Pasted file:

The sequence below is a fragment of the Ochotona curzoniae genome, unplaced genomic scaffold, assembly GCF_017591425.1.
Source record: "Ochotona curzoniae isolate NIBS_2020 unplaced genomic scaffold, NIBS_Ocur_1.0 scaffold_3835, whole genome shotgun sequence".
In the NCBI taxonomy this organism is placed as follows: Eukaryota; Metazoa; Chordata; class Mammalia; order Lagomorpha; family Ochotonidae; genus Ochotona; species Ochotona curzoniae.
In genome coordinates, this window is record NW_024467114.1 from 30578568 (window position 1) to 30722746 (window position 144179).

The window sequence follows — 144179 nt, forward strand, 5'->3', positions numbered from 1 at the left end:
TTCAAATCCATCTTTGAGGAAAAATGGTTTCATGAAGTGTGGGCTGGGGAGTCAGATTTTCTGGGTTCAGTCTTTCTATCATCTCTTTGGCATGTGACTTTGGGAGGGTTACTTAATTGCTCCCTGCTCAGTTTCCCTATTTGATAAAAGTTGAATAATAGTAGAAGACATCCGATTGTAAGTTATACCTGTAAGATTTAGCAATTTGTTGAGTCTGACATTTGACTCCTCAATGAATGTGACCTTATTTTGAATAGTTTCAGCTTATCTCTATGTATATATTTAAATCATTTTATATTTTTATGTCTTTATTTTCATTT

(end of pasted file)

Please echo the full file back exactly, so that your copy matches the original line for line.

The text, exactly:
The sequence below is a fragment of the Ochotona curzoniae genome, unplaced genomic scaffold, assembly GCF_017591425.1.
Source record: "Ochotona curzoniae isolate NIBS_2020 unplaced genomic scaffold, NIBS_Ocur_1.0 scaffold_3835, whole genome shotgun sequence".
In the NCBI taxonomy this organism is placed as follows: Eukaryota; Metazoa; Chordata; class Mammalia; order Lagomorpha; family Ochotonidae; genus Ochotona; species Ochotona curzoniae.
In genome coordinates, this window is record NW_024467114.1 from 30578568 (window position 1) to 30722746 (window position 144179).

The window sequence follows — 144179 nt, forward strand, 5'->3', positions numbered from 1 at the left end:
TTCAAATCCATCTTTGAGGAAAAATGGTTTCATGAAGTGTGGGCTGGGGAGTCAGATTTTCTGGGTTCAGTCTTTCTATCATCTCTTTGGCATGTGACTTTGGGAGGGTTACTTAATTGCTCCCTGCTCAGTTTCCCTATTTGATAAAAGTTGAATAATAGTAGAAGACATCCGATTGTAAGTTATACCTGTAAGATTTAGCAATTTGTTGAGTCTGACATTTGACTCCTCAATGAATGTGACCTTATTTTGAATAGTTTCAGCTTATCTCTATGTATATATTTAAATCATTTTATATTTTTATGTCTTTATTTTCATTT